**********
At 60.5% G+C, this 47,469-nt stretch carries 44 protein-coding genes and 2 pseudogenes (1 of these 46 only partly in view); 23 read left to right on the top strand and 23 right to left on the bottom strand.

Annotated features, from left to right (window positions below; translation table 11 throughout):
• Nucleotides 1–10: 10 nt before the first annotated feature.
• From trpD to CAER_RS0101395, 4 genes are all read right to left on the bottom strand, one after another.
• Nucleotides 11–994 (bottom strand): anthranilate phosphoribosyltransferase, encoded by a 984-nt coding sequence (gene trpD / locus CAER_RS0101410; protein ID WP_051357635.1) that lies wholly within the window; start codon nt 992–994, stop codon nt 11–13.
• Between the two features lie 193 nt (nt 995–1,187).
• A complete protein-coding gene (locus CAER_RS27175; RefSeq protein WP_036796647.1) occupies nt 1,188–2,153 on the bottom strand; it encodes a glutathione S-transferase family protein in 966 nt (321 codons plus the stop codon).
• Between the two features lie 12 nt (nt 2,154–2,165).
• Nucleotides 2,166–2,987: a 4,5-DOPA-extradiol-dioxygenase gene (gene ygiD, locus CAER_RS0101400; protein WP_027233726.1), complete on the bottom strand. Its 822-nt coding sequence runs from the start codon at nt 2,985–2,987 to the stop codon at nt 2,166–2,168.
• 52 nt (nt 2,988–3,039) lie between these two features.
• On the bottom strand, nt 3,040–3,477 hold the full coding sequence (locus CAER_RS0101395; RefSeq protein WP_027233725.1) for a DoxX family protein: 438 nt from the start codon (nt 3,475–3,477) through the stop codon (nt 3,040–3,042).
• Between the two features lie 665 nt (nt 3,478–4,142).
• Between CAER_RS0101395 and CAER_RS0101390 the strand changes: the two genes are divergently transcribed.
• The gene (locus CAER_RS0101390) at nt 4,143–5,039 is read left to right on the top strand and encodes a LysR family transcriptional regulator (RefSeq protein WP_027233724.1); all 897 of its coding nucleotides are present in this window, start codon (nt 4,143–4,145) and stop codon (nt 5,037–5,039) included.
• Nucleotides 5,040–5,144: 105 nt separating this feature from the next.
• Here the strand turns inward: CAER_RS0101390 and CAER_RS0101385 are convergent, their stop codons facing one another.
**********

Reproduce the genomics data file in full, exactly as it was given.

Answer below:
At 60.5% G+C, this 47,469-nt stretch carries 44 protein-coding genes and 2 pseudogenes (1 of these 46 only partly in view); 23 read left to right on the top strand and 23 right to left on the bottom strand.

Annotated features, from left to right (window positions below; translation table 11 throughout):
• Nucleotides 1–10: 10 nt before the first annotated feature.
• From trpD to CAER_RS0101395, 4 genes are all read right to left on the bottom strand, one after another.
• Nucleotides 11–994 (bottom strand): anthranilate phosphoribosyltransferase, encoded by a 984-nt coding sequence (gene trpD / locus CAER_RS0101410; protein ID WP_051357635.1) that lies wholly within the window; start codon nt 992–994, stop codon nt 11–13.
• Between the two features lie 193 nt (nt 995–1,187).
• A complete protein-coding gene (locus CAER_RS27175; RefSeq protein WP_036796647.1) occupies nt 1,188–2,153 on the bottom strand; it encodes a glutathione S-transferase family protein in 966 nt (321 codons plus the stop codon).
• Between the two features lie 12 nt (nt 2,154–2,165).
• Nucleotides 2,166–2,987: a 4,5-DOPA-extradiol-dioxygenase gene (gene ygiD, locus CAER_RS0101400; protein WP_027233726.1), complete on the bottom strand. Its 822-nt coding sequence runs from the start codon at nt 2,985–2,987 to the stop codon at nt 2,166–2,168.
• 52 nt (nt 2,988–3,039) lie between these two features.
• On the bottom strand, nt 3,040–3,477 hold the full coding sequence (locus CAER_RS0101395; RefSeq protein WP_027233725.1) for a DoxX family protein: 438 nt from the start codon (nt 3,475–3,477) through the stop codon (nt 3,040–3,042).
• Between the two features lie 665 nt (nt 3,478–4,142).
• Between CAER_RS0101395 and CAER_RS0101390 the strand changes: the two genes are divergently transcribed.
• The gene (locus CAER_RS0101390) at nt 4,143–5,039 is read left to right on the top strand and encodes a LysR family transcriptional regulator (RefSeq protein WP_027233724.1); all 897 of its coding nucleotides are present in this window, start codon (nt 4,143–4,145) and stop codon (nt 5,037–5,039) included.
• Nucleotides 5,040–5,144: 105 nt separating this feature from the next.
• Here the strand turns inward: CAER_RS0101390 and CAER_RS0101385 are convergent, their stop codons facing one another.